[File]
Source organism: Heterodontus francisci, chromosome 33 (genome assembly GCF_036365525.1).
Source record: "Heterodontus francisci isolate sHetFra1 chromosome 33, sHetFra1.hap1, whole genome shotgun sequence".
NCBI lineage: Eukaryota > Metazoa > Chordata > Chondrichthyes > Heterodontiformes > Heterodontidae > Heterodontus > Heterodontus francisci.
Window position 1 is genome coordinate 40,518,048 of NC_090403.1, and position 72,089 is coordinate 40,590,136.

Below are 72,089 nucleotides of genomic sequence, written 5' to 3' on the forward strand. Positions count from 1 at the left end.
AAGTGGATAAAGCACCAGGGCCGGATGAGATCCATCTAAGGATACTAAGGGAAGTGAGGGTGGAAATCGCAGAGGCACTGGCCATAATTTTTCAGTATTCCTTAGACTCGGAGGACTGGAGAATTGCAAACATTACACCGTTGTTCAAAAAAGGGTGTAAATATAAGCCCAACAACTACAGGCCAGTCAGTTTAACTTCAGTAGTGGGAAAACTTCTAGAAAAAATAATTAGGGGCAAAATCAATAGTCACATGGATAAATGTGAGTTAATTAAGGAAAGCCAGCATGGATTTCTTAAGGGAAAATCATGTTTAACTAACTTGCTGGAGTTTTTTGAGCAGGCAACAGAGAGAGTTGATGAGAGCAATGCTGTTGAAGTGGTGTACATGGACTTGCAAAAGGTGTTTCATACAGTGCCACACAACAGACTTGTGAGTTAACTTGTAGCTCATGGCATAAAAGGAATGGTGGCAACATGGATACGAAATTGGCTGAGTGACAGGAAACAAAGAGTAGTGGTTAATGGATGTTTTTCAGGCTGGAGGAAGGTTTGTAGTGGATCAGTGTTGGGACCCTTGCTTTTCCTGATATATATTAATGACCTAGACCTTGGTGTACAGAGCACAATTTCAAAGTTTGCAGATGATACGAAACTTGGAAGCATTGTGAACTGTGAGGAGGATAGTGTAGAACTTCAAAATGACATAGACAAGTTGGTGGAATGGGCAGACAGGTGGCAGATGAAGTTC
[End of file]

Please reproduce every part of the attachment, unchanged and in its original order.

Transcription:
Source organism: Heterodontus francisci, chromosome 33 (genome assembly GCF_036365525.1).
Source record: "Heterodontus francisci isolate sHetFra1 chromosome 33, sHetFra1.hap1, whole genome shotgun sequence".
NCBI lineage: Eukaryota > Metazoa > Chordata > Chondrichthyes > Heterodontiformes > Heterodontidae > Heterodontus > Heterodontus francisci.
Window position 1 is genome coordinate 40,518,048 of NC_090403.1, and position 72,089 is coordinate 40,590,136.

Below are 72,089 nucleotides of genomic sequence, written 5' to 3' on the forward strand. Positions count from 1 at the left end.
AAGTGGATAAAGCACCAGGGCCGGATGAGATCCATCTAAGGATACTAAGGGAAGTGAGGGTGGAAATCGCAGAGGCACTGGCCATAATTTTTCAGTATTCCTTAGACTCGGAGGACTGGAGAATTGCAAACATTACACCGTTGTTCAAAAAAGGGTGTAAATATAAGCCCAACAACTACAGGCCAGTCAGTTTAACTTCAGTAGTGGGAAAACTTCTAGAAAAAATAATTAGGGGCAAAATCAATAGTCACATGGATAAATGTGAGTTAATTAAGGAAAGCCAGCATGGATTTCTTAAGGGAAAATCATGTTTAACTAACTTGCTGGAGTTTTTTGAGCAGGCAACAGAGAGAGTTGATGAGAGCAATGCTGTTGAAGTGGTGTACATGGACTTGCAAAAGGTGTTTCATACAGTGCCACACAACAGACTTGTGAGTTAACTTGTAGCTCATGGCATAAAAGGAATGGTGGCAACATGGATACGAAATTGGCTGAGTGACAGGAAACAAAGAGTAGTGGTTAATGGATGTTTTTCAGGCTGGAGGAAGGTTTGTAGTGGATCAGTGTTGGGACCCTTGCTTTTCCTGATATATATTAATGACCTAGACCTTGGTGTACAGAGCACAATTTCAAAGTTTGCAGATGATACGAAACTTGGAAGCATTGTGAACTGTGAGGAGGATAGTGTAGAACTTCAAAATGACATAGACAAGTTGGTGGAATGGGCAGACAGGTGGCAGATGAAGTTC